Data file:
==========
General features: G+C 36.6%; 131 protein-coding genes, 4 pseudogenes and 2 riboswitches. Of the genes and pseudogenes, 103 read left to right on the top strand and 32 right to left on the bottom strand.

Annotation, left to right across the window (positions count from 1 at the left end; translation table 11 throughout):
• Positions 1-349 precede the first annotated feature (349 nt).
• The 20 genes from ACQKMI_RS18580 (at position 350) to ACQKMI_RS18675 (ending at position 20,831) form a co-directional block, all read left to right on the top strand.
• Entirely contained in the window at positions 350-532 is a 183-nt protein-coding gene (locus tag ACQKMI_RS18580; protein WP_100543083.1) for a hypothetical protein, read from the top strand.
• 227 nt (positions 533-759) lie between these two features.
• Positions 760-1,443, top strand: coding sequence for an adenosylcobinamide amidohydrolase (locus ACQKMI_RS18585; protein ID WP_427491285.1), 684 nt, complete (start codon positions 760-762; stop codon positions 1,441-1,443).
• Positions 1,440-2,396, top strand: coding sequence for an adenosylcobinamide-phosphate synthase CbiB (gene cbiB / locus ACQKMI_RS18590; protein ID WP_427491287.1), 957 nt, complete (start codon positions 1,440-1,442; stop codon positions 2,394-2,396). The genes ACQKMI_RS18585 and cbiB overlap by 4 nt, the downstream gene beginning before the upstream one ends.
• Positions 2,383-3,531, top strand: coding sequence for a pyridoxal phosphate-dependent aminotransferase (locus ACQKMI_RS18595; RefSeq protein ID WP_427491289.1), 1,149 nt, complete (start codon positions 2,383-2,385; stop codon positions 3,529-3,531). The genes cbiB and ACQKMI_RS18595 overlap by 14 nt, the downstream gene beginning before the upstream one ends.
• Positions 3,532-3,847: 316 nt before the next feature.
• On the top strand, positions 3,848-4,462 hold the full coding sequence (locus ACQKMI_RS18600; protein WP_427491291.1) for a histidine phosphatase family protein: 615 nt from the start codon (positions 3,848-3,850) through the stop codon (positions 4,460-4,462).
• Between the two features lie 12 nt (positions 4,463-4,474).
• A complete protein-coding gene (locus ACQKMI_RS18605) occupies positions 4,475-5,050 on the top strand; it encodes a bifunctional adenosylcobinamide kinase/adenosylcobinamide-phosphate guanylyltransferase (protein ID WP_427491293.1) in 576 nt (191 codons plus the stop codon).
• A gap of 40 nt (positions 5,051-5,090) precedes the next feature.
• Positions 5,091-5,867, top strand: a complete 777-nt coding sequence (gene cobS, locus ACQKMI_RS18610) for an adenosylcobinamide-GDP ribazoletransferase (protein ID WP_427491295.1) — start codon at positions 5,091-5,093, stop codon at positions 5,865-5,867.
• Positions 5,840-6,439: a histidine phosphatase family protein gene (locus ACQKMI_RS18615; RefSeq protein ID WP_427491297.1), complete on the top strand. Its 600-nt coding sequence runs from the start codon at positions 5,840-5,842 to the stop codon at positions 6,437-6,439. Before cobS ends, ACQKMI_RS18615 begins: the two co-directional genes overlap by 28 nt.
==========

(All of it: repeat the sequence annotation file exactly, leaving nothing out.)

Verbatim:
General features: G+C 36.6%; 131 protein-coding genes, 4 pseudogenes and 2 riboswitches. Of the genes and pseudogenes, 103 read left to right on the top strand and 32 right to left on the bottom strand.

Annotation, left to right across the window (positions count from 1 at the left end; translation table 11 throughout):
• Positions 1-349 precede the first annotated feature (349 nt).
• The 20 genes from ACQKMI_RS18580 (at position 350) to ACQKMI_RS18675 (ending at position 20,831) form a co-directional block, all read left to right on the top strand.
• Entirely contained in the window at positions 350-532 is a 183-nt protein-coding gene (locus tag ACQKMI_RS18580; protein WP_100543083.1) for a hypothetical protein, read from the top strand.
• 227 nt (positions 533-759) lie between these two features.
• Positions 760-1,443, top strand: coding sequence for an adenosylcobinamide amidohydrolase (locus ACQKMI_RS18585; protein ID WP_427491285.1), 684 nt, complete (start codon positions 760-762; stop codon positions 1,441-1,443).
• Positions 1,440-2,396, top strand: coding sequence for an adenosylcobinamide-phosphate synthase CbiB (gene cbiB / locus ACQKMI_RS18590; protein ID WP_427491287.1), 957 nt, complete (start codon positions 1,440-1,442; stop codon positions 2,394-2,396). The genes ACQKMI_RS18585 and cbiB overlap by 4 nt, the downstream gene beginning before the upstream one ends.
• Positions 2,383-3,531, top strand: coding sequence for a pyridoxal phosphate-dependent aminotransferase (locus ACQKMI_RS18595; RefSeq protein ID WP_427491289.1), 1,149 nt, complete (start codon positions 2,383-2,385; stop codon positions 3,529-3,531). The genes cbiB and ACQKMI_RS18595 overlap by 14 nt, the downstream gene beginning before the upstream one ends.
• Positions 3,532-3,847: 316 nt before the next feature.
• On the top strand, positions 3,848-4,462 hold the full coding sequence (locus ACQKMI_RS18600; protein WP_427491291.1) for a histidine phosphatase family protein: 615 nt from the start codon (positions 3,848-3,850) through the stop codon (positions 4,460-4,462).
• Between the two features lie 12 nt (positions 4,463-4,474).
• A complete protein-coding gene (locus ACQKMI_RS18605) occupies positions 4,475-5,050 on the top strand; it encodes a bifunctional adenosylcobinamide kinase/adenosylcobinamide-phosphate guanylyltransferase (protein ID WP_427491293.1) in 576 nt (191 codons plus the stop codon).
• A gap of 40 nt (positions 5,051-5,090) precedes the next feature.
• Positions 5,091-5,867, top strand: a complete 777-nt coding sequence (gene cobS, locus ACQKMI_RS18610) for an adenosylcobinamide-GDP ribazoletransferase (protein ID WP_427491295.1) — start codon at positions 5,091-5,093, stop codon at positions 5,865-5,867.
• Positions 5,840-6,439: a histidine phosphatase family protein gene (locus ACQKMI_RS18615; RefSeq protein ID WP_427491297.1), complete on the top strand. Its 600-nt coding sequence runs from the start codon at positions 5,840-5,842 to the stop codon at positions 6,437-6,439. Before cobS ends, ACQKMI_RS18615 begins: the two co-directional genes overlap by 28 nt.